For me, it's just about creating a personal landscape of the things that I want to investigate. With this record, I was thinking about black art and how it's considered as naive art. Repatriation: finding things and making something new out of those things. With AZD, I wanted to build a machine, really. What was in my head was this Willy Wonka-style elevator, which is basically loads and loads of buttons [and] he knows exactly what every button does apart from one. I would buy vintage gear simply by how it looked, not necessarily by how it sounds. If it was silver and it was sick, I'd buy it; if it was black and it was sick, I would buy it. It had to fit within the body of this robot [made out of gear] that I’d created.

I wanted it to visually look like something that looked like it could be place in a white walled gallery. Once I’d done this work, the idea was actually to take [the robot] out live, but as it happened I had to take out windows just to get it into my studio, so to actually travel around with it wasn't logistically possible. [The robot’s] named AZD. The album is just a product of the programs that would go into AZD and the process that was affecting it as well.

“I would buy vintage gear simply by how it looked, not necessarily by how it sounds. If it was silver and it was sick, I’d buy it; if it was black and it was sick, I would buy it.”

All these recordings I was making, I'd just find my place in a session, and once I'd hit a spot, start recording and recording, do iterations of those recordings, and burn into CDs. I had a stockpile of at least 300 CDs of just recordings. Not tracks, just recordings. And then it was a case of just going back through those again, like they were discarded shards or whatever, and piecing them together. I don't really sit down and go, "Alright, I'm gonna make a track today." I just go, "Alright, I'm just gonna make things, and I'm gonna use different things to influence what that sound does."

I was looking at a lot of very primitive graffiti, in some cases bringing it into programs with multi-centers of sounds, and then affecting that bank with the graffiti [converted into sound]. That's what I found interesting, affecting the aspects of that sampler with something that's completely disconnected from it. The results started to influence the record. The holy grail for me was to be able to just sit down at a desk, write a few programs, and just feed it into the robot and it's already set up. I just have to hit the program and it creates what I want to make.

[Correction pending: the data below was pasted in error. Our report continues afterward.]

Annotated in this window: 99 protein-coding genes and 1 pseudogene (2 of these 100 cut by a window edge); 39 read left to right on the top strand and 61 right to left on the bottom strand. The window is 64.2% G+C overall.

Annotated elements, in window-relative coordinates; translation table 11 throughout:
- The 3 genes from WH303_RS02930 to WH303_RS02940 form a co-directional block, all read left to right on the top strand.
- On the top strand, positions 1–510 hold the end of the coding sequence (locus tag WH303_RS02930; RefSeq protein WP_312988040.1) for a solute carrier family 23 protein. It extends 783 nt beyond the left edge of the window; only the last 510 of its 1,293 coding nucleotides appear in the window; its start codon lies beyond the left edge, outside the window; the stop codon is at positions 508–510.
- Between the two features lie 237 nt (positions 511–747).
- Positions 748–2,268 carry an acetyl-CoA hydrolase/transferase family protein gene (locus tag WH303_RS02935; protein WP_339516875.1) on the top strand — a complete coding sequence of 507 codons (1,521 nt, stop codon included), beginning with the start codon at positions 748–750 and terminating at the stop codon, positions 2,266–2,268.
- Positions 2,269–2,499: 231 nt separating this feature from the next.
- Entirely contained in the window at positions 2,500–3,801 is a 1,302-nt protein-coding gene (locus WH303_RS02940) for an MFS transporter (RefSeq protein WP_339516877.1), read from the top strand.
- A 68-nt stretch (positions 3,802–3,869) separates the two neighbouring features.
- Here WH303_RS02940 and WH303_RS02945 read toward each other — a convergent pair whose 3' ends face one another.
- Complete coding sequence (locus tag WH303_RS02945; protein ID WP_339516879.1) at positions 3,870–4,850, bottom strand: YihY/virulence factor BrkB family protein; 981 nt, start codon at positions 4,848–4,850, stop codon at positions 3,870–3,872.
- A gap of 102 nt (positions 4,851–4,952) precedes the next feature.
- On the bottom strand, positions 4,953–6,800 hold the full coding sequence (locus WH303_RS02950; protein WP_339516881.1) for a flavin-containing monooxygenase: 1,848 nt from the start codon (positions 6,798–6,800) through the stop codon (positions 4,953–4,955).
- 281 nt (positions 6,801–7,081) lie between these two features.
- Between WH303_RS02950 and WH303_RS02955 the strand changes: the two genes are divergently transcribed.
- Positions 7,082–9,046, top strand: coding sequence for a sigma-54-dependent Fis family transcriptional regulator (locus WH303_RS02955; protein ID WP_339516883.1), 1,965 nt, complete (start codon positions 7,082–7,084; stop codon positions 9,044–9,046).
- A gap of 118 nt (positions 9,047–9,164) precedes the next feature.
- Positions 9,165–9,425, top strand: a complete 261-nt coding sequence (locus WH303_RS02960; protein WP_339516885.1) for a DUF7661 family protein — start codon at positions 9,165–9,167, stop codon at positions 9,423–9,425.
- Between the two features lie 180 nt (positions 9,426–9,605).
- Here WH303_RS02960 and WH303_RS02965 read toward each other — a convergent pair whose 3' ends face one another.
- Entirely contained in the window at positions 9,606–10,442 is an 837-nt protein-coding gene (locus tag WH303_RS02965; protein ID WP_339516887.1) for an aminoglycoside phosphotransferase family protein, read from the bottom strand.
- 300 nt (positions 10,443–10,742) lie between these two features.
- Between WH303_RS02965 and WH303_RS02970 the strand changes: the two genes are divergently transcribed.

I use [AM/FM] radio to just keep in the now because — and, like I said, the reason why I was late for this interview — once I start working, time just melts. I'm constantly just working and that's what I use the radio for. I listen to two quite commercial record stations, one which just plays recognizable '80s music which is just instantly pleasing to me. But I'm still working so I'm listening to it for enjoyment, but I'm also focusing on what's being played, and what's going on in the music. If something takes my interest I'll write it down, or Shazaam it or whatever, and just research the music.

When I switch to more off-radar radio stations, it's for a different thing — it's like a sort of resistance to listening to the music that's not on a stay-able frequency, so you have to align with the frequency but also engage somehow with the music. I like that sort of level of interference, and this is why I like artists who go into that area of static and subtle noise, spectral noise, ambience and whatever. It’s just funny at times, because you'll try and tune it and this classical radio station will start to emerge into that whole thing, and this bashment with like flippin' Chopin’s whatever symphony playing in the background or something like that. That gives me inspiration more than anything else.

AZD is out now on Ninja Tune. Buy it here.


How Actress Made Music Out Of Graffiti, Outsider Art, And A Robot